Feb. 1, 2010 -- The diabetes drug metformin may help obese teenagers lose
weight when combined with healthy lifestyle changes.
A new study shows that non-diabetic obese teenagers treated with metformin
XR (extended release formulation) along with healthy lifestyle modifications
had a more significant decrease in body mass index (BMI, a ratio of weight in
relation to height used to indicate obesity) than those treated with lifestyle
Researchers say although metformin is commonly used to treat obesity in
teenagers without diabetes, there haven’t been any studies to confirm its
effectiveness as an obesity treatment.
Childhood obesity rates have more than tripled in the U.S. over the last 50
years, and nearly a third of all children in the U.S. are now considered
overweight or obese. Obesity in childhood is associated with significant health
risks, including type 2 diabetes, high blood pressure, and risk of heart
disease as an adult.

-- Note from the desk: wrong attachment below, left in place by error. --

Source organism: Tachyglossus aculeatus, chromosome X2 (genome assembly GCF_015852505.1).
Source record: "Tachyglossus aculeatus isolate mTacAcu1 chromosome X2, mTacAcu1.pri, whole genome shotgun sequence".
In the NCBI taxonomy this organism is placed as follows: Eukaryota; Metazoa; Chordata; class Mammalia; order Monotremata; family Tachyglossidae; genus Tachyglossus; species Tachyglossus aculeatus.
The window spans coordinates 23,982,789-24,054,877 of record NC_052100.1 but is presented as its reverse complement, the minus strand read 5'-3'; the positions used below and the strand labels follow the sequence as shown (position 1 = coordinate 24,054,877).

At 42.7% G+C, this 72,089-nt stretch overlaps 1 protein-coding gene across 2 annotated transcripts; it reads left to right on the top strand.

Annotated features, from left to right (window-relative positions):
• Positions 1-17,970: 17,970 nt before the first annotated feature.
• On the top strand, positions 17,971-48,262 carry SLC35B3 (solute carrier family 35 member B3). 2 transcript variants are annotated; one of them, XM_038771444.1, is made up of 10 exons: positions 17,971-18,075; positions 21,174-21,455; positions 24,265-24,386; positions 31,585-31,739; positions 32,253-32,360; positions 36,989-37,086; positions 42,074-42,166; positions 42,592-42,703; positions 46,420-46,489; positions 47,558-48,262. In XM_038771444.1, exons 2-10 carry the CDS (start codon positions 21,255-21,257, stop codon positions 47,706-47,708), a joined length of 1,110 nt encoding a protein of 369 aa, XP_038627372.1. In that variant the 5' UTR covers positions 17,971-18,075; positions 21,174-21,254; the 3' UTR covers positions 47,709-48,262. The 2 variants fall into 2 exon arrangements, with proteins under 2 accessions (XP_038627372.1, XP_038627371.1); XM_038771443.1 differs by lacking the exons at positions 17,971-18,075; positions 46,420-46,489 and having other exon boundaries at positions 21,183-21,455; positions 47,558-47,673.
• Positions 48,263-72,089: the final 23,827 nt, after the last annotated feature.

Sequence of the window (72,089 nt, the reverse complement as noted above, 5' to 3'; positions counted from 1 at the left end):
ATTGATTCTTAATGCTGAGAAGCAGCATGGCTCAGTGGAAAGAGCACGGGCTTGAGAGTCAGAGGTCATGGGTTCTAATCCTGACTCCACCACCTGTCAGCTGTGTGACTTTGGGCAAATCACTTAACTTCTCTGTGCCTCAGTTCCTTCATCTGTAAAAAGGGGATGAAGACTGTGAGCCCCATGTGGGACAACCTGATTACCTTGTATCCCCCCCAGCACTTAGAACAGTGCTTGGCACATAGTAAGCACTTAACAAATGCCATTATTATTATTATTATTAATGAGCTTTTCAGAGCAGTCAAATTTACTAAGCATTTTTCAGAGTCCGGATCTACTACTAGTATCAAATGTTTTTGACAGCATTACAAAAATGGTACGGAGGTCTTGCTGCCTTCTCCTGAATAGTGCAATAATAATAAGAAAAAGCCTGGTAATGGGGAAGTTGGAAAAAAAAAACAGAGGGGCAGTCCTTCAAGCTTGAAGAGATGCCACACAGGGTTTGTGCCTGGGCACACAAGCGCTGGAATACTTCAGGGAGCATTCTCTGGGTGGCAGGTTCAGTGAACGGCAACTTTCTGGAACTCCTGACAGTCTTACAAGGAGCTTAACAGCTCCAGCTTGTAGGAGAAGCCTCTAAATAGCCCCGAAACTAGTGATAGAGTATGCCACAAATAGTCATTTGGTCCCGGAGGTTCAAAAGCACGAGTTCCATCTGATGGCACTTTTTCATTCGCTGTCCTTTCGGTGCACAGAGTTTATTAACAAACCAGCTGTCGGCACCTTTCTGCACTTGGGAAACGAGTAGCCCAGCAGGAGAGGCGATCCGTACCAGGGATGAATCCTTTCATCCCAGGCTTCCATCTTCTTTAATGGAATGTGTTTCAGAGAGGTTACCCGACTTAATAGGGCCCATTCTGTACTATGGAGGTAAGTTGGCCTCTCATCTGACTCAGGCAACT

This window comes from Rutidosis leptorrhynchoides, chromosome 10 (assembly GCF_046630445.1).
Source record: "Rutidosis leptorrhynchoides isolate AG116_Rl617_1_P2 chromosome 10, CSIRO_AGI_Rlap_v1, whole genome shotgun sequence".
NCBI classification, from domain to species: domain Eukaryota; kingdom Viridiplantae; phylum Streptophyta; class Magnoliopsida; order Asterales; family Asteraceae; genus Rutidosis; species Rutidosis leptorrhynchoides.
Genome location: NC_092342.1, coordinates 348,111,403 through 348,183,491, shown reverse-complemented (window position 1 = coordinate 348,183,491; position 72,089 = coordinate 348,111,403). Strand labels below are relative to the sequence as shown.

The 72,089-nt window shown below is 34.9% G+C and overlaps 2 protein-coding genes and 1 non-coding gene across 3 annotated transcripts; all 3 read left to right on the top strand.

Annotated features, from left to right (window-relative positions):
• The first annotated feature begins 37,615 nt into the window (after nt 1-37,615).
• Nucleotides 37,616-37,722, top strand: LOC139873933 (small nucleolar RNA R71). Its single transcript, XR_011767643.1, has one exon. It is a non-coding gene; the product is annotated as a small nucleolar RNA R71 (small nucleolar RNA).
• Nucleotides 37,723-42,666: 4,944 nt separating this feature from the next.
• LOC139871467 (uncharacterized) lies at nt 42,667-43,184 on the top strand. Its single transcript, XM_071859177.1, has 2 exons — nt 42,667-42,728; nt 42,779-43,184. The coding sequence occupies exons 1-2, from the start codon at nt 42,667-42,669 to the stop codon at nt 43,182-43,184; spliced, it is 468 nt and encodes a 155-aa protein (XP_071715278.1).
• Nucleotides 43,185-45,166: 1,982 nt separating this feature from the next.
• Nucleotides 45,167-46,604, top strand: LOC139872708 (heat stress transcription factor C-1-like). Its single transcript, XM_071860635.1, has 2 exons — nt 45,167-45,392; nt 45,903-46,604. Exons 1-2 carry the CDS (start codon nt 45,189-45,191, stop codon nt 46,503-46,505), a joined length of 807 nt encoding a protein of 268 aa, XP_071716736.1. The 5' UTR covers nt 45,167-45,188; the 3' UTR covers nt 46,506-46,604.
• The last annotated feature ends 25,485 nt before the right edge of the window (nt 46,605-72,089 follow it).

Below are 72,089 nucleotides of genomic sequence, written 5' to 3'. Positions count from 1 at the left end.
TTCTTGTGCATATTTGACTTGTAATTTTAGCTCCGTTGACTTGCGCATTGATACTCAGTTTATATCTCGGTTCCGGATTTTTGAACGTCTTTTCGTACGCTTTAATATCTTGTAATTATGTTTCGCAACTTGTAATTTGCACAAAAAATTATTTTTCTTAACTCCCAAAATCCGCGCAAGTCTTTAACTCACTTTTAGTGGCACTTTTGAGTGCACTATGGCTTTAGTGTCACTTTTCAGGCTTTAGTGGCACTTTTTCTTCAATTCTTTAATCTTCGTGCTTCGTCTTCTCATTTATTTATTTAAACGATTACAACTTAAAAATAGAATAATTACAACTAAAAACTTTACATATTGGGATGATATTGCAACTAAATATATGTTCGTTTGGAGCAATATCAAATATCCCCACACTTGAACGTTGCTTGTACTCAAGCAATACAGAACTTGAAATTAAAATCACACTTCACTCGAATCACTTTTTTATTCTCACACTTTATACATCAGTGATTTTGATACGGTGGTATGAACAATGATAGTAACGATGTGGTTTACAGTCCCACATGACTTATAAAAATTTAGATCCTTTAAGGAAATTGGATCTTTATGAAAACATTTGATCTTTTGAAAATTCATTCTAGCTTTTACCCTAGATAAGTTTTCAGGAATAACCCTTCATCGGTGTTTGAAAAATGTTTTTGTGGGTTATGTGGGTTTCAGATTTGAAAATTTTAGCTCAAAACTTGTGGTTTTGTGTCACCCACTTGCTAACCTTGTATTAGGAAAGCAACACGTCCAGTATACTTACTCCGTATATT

Researchers say childhood obesity is treated with healthy lifestyle
interventions, including diet and exercise, but studies show the success of
these efforts varies greatly.
In the study, researchers compared the effects of treatment with metformin
combined with healthy diet and exercise changes vs. placebo with lifestyle
intervention in 77 obese teenagers over 48 weeks, followed by an additional
48-week follow-up period.
The results showed that the BMI of teens who received metformin in addition
to lifestyle changes decreased 0.9 after 48 weeks’ study, compared to a 0.2
increase in the placebo group.
Researchers say the BMI difference between the two groups persisted for up
to six months after they stopped taking the drug.
“These results indicate that metformin may have an important role in the
treatment of adolescent obesity,” write researcher Darrell M. Wilson, MD, of
the division of pediatric endocrinology and diabetes at Stanford University,
and colleagues in the Archives of Pediatric and Adolescent Medicine.
“Longer-term studies will be needed to define the effects of metformin
treatment on obesity-related disease risk in this population.”